public class MyData_Complex
    {
         //complex
        public string DAY { get; set; }
        public int COUNT_EMAILS { get; set; }
        public int COUNT_CALLS { get; set; }
        public int COUNT_TWEETS { get; set; }
    }
 

14. In the DataAccess I create a function that returns a randomized collection of these new numbers. Again - this is where you would have your call to a database, but I am stubbing out the data. Bless be abstraction.

        internal async Task<List<MyData_Complex>> LoadData_ComplexAsync()
        {
            List<MyData_Complex> temp = new List<MyData_Complex>();

            Random r = new Random();
            DateTime now = DateTime.Today;

            await Task.Run(() =>
            {
                for (int i = 0; i < 5; i++)
                {
                    temp.Add(new MyData_Complex()
                    {
                        DAY = $"{now.Month}/{now.Day}",
                        COUNT_CALLS = r.Next(10),
                         COUNT_EMAILS = r.Next(10),
                         COUNT_TWEETS= r.Next(10)
                    });

                    now = now.AddDays(-1);
                }
                
            });

            return temp;
        } 


15. The index code behind looks super duper similar to the simple one.. this time just creating more string arrays of the data. Again, Chart.JS knows that data at specific indexes - across arrays - belong together.. be it labels and data or more data and data.


        public async Task<ActionResult> OnGetMyAjax_ComplexAsync()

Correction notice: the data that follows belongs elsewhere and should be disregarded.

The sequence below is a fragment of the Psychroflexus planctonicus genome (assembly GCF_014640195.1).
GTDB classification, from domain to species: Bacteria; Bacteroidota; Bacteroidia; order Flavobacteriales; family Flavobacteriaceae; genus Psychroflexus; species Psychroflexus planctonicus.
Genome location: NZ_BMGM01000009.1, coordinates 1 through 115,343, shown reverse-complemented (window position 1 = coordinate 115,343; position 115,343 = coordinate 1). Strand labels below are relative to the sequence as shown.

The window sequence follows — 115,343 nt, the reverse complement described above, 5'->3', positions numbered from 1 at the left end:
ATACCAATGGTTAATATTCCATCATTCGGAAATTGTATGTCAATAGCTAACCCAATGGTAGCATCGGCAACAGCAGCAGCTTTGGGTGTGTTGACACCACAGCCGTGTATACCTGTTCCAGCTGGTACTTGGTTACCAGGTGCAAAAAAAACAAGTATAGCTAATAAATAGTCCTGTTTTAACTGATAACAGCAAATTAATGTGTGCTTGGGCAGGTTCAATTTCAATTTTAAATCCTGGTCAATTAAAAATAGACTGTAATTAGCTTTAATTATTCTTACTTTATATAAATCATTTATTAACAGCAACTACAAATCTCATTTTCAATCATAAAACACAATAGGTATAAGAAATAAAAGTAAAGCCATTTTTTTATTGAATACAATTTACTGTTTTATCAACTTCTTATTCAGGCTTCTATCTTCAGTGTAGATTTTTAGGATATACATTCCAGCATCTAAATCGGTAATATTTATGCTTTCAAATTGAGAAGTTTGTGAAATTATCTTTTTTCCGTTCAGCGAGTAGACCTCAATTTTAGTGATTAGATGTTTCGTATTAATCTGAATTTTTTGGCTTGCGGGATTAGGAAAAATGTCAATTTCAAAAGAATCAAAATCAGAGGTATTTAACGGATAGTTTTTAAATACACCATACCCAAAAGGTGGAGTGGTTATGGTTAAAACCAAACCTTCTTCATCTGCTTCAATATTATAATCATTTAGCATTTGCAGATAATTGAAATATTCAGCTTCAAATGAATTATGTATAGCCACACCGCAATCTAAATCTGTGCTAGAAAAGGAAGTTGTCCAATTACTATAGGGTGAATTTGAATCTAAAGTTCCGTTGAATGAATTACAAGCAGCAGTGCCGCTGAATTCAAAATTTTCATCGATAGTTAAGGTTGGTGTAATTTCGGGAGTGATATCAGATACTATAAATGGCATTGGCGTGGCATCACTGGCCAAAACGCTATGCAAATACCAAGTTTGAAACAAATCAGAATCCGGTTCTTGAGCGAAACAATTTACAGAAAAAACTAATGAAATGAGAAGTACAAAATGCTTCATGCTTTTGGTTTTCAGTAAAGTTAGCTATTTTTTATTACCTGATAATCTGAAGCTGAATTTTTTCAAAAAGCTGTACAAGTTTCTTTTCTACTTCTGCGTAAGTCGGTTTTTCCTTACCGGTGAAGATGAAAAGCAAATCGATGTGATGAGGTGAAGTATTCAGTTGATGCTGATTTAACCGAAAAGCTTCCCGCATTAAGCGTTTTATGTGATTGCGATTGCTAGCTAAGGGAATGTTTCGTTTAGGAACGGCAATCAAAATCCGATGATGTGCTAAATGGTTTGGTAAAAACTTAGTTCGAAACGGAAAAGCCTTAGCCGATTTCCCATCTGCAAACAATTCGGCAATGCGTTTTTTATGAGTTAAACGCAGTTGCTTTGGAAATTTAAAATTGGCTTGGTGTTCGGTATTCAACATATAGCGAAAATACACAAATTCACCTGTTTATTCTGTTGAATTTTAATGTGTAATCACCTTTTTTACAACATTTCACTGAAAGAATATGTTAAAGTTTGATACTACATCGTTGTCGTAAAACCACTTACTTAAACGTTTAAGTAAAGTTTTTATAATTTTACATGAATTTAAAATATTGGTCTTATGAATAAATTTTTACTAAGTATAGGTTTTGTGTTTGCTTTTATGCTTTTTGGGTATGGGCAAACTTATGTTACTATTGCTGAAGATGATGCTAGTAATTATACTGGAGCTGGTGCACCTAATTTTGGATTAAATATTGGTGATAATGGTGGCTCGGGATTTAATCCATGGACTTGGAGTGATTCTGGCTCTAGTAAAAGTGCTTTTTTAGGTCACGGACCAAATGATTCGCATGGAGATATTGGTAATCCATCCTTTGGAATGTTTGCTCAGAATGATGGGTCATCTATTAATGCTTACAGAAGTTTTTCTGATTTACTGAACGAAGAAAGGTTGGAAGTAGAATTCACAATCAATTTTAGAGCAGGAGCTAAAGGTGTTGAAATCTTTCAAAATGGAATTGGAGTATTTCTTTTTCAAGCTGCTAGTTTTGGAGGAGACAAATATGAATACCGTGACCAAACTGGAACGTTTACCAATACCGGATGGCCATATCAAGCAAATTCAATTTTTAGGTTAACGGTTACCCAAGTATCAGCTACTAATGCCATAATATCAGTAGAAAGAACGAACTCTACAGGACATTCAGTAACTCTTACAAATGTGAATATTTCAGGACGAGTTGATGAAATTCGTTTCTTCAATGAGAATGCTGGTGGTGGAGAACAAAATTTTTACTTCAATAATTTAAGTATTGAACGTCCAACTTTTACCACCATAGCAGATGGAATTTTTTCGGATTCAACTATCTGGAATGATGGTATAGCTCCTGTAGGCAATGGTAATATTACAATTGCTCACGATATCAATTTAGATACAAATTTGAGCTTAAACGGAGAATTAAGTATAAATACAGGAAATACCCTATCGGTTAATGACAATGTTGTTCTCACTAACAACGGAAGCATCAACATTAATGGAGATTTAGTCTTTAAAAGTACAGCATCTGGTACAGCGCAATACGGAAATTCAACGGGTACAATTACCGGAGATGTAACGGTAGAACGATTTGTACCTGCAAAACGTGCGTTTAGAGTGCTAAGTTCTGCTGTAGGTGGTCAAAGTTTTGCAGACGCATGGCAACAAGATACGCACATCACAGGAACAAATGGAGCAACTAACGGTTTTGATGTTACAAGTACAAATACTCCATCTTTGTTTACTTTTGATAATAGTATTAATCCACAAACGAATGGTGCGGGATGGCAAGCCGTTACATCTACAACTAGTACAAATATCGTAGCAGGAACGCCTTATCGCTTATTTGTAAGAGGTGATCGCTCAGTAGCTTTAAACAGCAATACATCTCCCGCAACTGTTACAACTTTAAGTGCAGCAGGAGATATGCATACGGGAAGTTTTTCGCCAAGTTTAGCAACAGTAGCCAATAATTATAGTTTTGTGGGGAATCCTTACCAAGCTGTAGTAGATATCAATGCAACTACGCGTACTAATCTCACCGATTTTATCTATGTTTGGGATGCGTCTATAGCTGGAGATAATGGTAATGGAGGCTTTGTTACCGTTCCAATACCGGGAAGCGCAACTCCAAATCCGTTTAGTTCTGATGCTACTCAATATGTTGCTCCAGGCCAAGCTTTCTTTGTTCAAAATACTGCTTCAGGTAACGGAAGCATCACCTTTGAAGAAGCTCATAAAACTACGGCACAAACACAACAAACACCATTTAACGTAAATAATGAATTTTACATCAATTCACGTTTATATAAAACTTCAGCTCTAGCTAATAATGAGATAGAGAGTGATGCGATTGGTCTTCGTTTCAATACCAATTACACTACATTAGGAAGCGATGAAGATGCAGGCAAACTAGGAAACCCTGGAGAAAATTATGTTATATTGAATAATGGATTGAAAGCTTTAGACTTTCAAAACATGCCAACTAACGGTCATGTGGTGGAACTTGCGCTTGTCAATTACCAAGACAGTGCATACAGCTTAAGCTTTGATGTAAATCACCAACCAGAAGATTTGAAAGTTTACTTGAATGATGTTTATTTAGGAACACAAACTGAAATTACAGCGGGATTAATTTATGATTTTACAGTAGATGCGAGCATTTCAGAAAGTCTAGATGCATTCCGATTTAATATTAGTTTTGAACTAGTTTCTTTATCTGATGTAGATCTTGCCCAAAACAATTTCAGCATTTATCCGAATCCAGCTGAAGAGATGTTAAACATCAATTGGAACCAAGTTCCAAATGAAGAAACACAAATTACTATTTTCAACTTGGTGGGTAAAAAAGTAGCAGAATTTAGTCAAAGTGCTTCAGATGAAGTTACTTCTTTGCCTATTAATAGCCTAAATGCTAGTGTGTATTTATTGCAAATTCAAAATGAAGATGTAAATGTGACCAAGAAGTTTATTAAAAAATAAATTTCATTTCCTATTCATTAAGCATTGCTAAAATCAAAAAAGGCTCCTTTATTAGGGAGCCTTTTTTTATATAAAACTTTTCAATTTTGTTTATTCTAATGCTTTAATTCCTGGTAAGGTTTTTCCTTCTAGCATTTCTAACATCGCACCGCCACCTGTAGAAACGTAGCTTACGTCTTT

{
            DataAccess data = new DataAccess(_connection);
            List<MyData_Complex> temp = await data.LoadData_ComplexAsync();

            string[] labels = null;
            string[] COUNT_CALLS = null;
            string[] COUNT_EMAILS = null;
            string[] COUNT_TWEETS = null;


            labels = (from x in temp
                      select x.DAY).ToArray();

            COUNT_CALLS = (from x in temp
                           select x.COUNT_CALLS.ToString()).ToArray();

            COUNT_EMAILS = (from x in temp
                            select x.COUNT_EMAILS.ToString()).ToArray();

            COUNT_TWEETS = (from x in temp
                            select x.COUNT_TWEETS.ToString()).ToArray();

            return new JsonResult(new
            {
                mylabels = labels,
                myCOUNT_CALLS = COUNT_CALLS,
                myCOUNT_EMAILS = COUNT_EMAILS,
                myCOUNT_TWEETS = COUNT_TWEETS
            });
        } 


16. In the HTML things are setup like before. New div, new chart object.
<div style="width: 55%;
        margin-left: auto;
        margin-right: auto;">
    <canvas id="myChart" width="500" height="400"></canvas>
</div> 



17. The AJAX is tweaked only to point to the complex function.
    function GetJSON_Complex() {
        var resp = [];
        $.ajax({
            type: "GET",
            url: '/?handler=MyAjax_Complex',
            async: false,
            contentType: "application/json",
            success: function (data) {
                resp.push(data);
            },
            error: function (req, status, error) {
                // do something with error
                console.log("error");
                console.log(req);
                console.log(status);
                console.log(error);
                alert("error");
            }
        });

        return resp;
    } 


18. The Chart.JS looks a little more complex as I specifically enumerate the different groups with different colors and legend information.

    var theData = GetJSON_Complex();

    var ctx = document.getElementById('myChart');
    var myChart = new Chart(ctx, {
        type: 'bar',
        data: {
            labels: theData[0].mylabels,
            datasets: [{
                label: 'CALLS',
                backgroundColor: 'rgba(255, 99, 132, 0.2)',
                borderColor: 'rgb(255, 99, 132)',

                borderWidth: 1,
                data: theData[0].myCOUNT_CALLS
            },
            {
                label: 'EMAILS',
                backgroundColor: 'rgba(54, 162, 235, 0.2)',
                borderColor: 'rgb(54, 162, 235)',
                borderWidth: 1,
                data: theData[0].myCOUNT_EMAILS
            }
                ,
            {
                label: 'TWEETS',